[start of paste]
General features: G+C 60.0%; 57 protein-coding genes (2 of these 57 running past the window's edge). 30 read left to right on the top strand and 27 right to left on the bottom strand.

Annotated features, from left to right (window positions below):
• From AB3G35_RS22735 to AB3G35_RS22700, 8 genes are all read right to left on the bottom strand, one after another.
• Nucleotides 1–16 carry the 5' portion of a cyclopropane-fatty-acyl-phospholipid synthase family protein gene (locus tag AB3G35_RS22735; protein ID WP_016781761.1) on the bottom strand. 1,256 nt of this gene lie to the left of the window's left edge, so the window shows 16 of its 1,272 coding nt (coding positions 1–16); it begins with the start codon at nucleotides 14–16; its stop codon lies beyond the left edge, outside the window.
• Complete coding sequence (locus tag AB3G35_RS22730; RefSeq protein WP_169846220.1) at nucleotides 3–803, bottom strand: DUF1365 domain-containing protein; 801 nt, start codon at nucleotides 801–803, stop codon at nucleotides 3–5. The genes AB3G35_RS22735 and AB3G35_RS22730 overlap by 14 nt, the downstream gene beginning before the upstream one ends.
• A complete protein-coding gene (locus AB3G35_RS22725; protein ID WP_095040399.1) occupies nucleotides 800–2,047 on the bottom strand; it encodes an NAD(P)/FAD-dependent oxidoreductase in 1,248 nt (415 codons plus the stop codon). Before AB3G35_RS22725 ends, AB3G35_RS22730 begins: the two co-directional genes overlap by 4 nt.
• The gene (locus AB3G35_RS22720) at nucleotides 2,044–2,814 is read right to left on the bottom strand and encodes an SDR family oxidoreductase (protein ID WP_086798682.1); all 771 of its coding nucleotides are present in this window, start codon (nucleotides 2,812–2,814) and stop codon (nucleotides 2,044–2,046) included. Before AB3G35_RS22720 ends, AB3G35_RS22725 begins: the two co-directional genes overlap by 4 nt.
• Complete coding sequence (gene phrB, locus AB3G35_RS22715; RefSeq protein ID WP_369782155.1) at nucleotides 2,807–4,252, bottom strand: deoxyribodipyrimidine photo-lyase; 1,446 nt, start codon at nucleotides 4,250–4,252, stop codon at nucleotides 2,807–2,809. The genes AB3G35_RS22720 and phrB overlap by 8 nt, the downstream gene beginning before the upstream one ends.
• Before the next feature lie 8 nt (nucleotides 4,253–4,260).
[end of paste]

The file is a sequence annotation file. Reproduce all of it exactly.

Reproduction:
General features: G+C 60.0%; 57 protein-coding genes (2 of these 57 running past the window's edge). 30 read left to right on the top strand and 27 right to left on the bottom strand.

Annotated features, from left to right (window positions below):
• From AB3G35_RS22735 to AB3G35_RS22700, 8 genes are all read right to left on the bottom strand, one after another.
• Nucleotides 1–16 carry the 5' portion of a cyclopropane-fatty-acyl-phospholipid synthase family protein gene (locus tag AB3G35_RS22735; protein ID WP_016781761.1) on the bottom strand. 1,256 nt of this gene lie to the left of the window's left edge, so the window shows 16 of its 1,272 coding nt (coding positions 1–16); it begins with the start codon at nucleotides 14–16; its stop codon lies beyond the left edge, outside the window.
• Complete coding sequence (locus tag AB3G35_RS22730; RefSeq protein WP_169846220.1) at nucleotides 3–803, bottom strand: DUF1365 domain-containing protein; 801 nt, start codon at nucleotides 801–803, stop codon at nucleotides 3–5. The genes AB3G35_RS22735 and AB3G35_RS22730 overlap by 14 nt, the downstream gene beginning before the upstream one ends.
• A complete protein-coding gene (locus AB3G35_RS22725; protein ID WP_095040399.1) occupies nucleotides 800–2,047 on the bottom strand; it encodes an NAD(P)/FAD-dependent oxidoreductase in 1,248 nt (415 codons plus the stop codon). Before AB3G35_RS22725 ends, AB3G35_RS22730 begins: the two co-directional genes overlap by 4 nt.
• The gene (locus AB3G35_RS22720) at nucleotides 2,044–2,814 is read right to left on the bottom strand and encodes an SDR family oxidoreductase (protein ID WP_086798682.1); all 771 of its coding nucleotides are present in this window, start codon (nucleotides 2,812–2,814) and stop codon (nucleotides 2,044–2,046) included. Before AB3G35_RS22720 ends, AB3G35_RS22725 begins: the two co-directional genes overlap by 4 nt.
• Complete coding sequence (gene phrB, locus AB3G35_RS22715; RefSeq protein ID WP_369782155.1) at nucleotides 2,807–4,252, bottom strand: deoxyribodipyrimidine photo-lyase; 1,446 nt, start codon at nucleotides 4,250–4,252, stop codon at nucleotides 2,807–2,809. The genes AB3G35_RS22720 and phrB overlap by 8 nt, the downstream gene beginning before the upstream one ends.
• Before the next feature lie 8 nt (nucleotides 4,253–4,260).